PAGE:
Maplewood Principal Newsletter
Office: 503/916-6308 E-mail: email@example.com
Dear Maplewood Families,
We are entering the last week of February and our calendar is starting to fill up with many spring events. As I mentioned last week, one of the exciting events we do this time of year is the Oregon Battle of the Books with our third through fifth graders. This event is amazing and I want to thank Ms. Kordahl, the teachers and parents who work to put this on every year.
Here is some information I shared in my newsletter last year regarding developing a love for reading with your children. This is a good reminder as parents on ways to support the development of reading, so again this week and next, I will include some suggestions both teachers and parents can do to help children gain a love for reading. Read below for the first six of twelve ideas:
1. Reflect on reading.
We will only do things that we enjoy doing or feel are worth it. When kids have a positive reading experience -- one in which they learned something or felt deeply engrossed in a story -- guide them to name those positive experiences. They need to think and talk about the experience, to mentally register the positive impact, as this may motivate them to repeat the activity.
2. Listen to audiobooks.
There are so many benefits we can glean from listening to audiobooks. We can set aside the mechanical skills we need to read and just focus on plot, characters, and accents; we can lose ourselves in a story. For struggling readers, this is a treat. This is one way to give them occasional access to age-appropriate texts and to get them hooked into reading.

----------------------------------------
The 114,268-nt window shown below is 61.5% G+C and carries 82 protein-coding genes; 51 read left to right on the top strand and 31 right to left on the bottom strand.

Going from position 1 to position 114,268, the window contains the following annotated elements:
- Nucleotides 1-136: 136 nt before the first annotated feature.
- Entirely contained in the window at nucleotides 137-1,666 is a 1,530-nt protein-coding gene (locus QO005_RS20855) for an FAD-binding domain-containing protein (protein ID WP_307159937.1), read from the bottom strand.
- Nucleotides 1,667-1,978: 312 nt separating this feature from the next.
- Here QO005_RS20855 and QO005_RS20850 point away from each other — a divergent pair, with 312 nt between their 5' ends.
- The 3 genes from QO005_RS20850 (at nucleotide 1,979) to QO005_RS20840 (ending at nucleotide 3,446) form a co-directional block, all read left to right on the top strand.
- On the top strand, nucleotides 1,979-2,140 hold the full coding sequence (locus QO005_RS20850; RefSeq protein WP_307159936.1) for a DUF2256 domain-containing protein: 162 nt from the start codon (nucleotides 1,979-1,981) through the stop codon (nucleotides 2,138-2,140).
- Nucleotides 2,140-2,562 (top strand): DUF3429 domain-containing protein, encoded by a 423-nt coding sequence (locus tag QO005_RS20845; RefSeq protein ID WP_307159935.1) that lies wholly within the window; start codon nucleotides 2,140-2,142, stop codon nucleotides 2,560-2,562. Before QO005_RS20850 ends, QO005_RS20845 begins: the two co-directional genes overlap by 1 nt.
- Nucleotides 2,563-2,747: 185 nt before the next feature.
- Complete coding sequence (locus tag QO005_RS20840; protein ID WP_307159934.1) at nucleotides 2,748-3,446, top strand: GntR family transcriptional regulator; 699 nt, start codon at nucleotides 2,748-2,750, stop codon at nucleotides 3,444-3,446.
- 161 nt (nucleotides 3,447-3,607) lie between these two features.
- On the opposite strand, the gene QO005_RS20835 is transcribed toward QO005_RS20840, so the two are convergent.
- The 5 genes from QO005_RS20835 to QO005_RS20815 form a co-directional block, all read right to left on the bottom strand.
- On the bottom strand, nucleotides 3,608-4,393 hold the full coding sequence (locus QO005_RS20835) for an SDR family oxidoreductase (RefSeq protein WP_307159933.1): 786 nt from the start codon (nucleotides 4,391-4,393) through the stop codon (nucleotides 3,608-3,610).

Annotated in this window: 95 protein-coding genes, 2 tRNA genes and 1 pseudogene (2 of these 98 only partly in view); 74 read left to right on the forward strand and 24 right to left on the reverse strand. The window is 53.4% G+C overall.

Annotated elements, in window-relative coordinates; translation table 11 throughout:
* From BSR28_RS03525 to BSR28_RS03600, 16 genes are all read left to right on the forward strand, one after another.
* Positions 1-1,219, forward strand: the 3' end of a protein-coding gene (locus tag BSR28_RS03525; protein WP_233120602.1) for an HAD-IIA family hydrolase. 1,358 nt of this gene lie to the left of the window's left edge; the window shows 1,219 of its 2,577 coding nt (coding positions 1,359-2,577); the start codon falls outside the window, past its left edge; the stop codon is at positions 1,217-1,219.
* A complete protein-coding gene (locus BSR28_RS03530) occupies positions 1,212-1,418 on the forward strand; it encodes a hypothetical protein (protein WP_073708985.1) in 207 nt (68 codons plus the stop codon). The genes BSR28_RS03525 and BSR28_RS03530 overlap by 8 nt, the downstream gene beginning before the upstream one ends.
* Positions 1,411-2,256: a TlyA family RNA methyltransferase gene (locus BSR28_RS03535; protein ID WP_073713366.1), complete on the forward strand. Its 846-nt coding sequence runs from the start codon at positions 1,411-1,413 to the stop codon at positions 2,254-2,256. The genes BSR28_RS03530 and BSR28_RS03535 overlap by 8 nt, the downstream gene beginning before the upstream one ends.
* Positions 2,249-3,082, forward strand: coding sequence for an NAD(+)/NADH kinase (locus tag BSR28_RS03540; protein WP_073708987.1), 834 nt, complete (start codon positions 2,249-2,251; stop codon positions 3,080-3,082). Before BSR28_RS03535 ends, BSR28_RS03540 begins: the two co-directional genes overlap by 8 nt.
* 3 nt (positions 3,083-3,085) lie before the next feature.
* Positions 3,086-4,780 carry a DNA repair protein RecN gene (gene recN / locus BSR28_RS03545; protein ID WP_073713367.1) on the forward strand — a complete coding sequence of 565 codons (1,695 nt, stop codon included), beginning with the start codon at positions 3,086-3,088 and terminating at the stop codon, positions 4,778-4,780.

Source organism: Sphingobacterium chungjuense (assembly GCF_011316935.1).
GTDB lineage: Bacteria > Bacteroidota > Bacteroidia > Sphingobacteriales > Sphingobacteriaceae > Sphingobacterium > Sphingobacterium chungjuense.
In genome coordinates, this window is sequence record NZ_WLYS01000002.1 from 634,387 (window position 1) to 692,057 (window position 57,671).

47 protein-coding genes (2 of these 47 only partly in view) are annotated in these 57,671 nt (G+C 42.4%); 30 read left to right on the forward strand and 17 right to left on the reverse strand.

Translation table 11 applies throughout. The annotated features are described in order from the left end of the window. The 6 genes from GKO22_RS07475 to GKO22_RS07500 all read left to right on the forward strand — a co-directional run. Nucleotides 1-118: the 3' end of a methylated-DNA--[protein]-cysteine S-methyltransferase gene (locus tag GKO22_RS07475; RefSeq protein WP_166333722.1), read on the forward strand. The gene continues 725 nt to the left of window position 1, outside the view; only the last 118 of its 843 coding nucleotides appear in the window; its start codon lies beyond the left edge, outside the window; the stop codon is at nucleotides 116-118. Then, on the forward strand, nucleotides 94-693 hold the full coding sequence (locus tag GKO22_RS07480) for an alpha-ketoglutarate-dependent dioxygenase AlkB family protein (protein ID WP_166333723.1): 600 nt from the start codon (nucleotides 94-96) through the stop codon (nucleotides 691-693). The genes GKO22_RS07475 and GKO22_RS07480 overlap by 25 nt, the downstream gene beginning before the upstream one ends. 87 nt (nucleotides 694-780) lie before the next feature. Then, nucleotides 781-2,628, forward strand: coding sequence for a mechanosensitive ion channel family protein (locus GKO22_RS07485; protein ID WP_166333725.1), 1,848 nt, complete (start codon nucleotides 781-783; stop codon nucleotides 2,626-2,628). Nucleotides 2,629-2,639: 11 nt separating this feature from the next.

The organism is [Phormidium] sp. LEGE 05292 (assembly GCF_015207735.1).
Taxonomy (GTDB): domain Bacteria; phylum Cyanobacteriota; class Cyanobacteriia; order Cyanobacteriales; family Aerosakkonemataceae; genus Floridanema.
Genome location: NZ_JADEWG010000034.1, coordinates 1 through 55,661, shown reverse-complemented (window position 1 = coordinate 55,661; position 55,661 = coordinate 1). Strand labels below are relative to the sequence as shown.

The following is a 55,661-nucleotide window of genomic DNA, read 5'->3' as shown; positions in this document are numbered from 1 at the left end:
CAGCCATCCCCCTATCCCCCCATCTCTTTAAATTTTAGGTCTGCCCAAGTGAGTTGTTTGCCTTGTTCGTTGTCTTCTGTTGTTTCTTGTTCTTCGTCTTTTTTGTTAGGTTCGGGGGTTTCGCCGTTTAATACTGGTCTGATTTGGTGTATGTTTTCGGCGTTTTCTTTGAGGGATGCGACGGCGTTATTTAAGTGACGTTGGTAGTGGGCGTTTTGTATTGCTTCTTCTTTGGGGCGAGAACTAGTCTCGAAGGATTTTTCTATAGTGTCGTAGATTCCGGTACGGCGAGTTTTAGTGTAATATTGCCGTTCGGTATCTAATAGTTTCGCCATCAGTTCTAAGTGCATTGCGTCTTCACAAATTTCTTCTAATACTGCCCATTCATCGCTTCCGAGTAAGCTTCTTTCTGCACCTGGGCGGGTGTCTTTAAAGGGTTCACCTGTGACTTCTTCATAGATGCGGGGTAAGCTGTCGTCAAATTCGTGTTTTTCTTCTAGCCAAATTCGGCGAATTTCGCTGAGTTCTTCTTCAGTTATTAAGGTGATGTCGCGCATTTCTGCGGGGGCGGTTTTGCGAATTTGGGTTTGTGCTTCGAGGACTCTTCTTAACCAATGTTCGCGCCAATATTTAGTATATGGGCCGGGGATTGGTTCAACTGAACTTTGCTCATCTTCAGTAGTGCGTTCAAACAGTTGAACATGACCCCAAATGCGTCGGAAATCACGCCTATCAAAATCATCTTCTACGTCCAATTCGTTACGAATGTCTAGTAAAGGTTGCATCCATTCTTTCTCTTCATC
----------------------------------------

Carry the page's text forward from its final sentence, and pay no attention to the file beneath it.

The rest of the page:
3. Identify reasons for reading.
We aren't going to do something we don't see a purpose for doing. The more we can engage kids in thinking about why they're doing something, the more chances we have of increasing their investment. When I taught middle school, at the beginning of the school year, I always did an activity called, "Why Read?" I asked students to generate as many reasons as they could think of for why we should read. It was fun. I challenged each class to come up with more reasons than the other classes (a light, competitive element generated sixth-grade energies). We kept these up on the wall all year.
4. Generate excitement about words.
When reading with kids, identify a word or two per reading session that you can get them excited about, a new word, one that they might, or might not, want to use. Find the joy in discovering a new combination of sounds, of a word that precisely describes a feeling or place. Then, repeat it aloud, and use it in different ways. Just play with it, and have fun. Don't identify too many words per reading session, just one or two will do. Reading is all about words. (On that note, for younger kids, see this beautiful picture book, The Boy Who Loved Words.)
5. Learn about what boys need.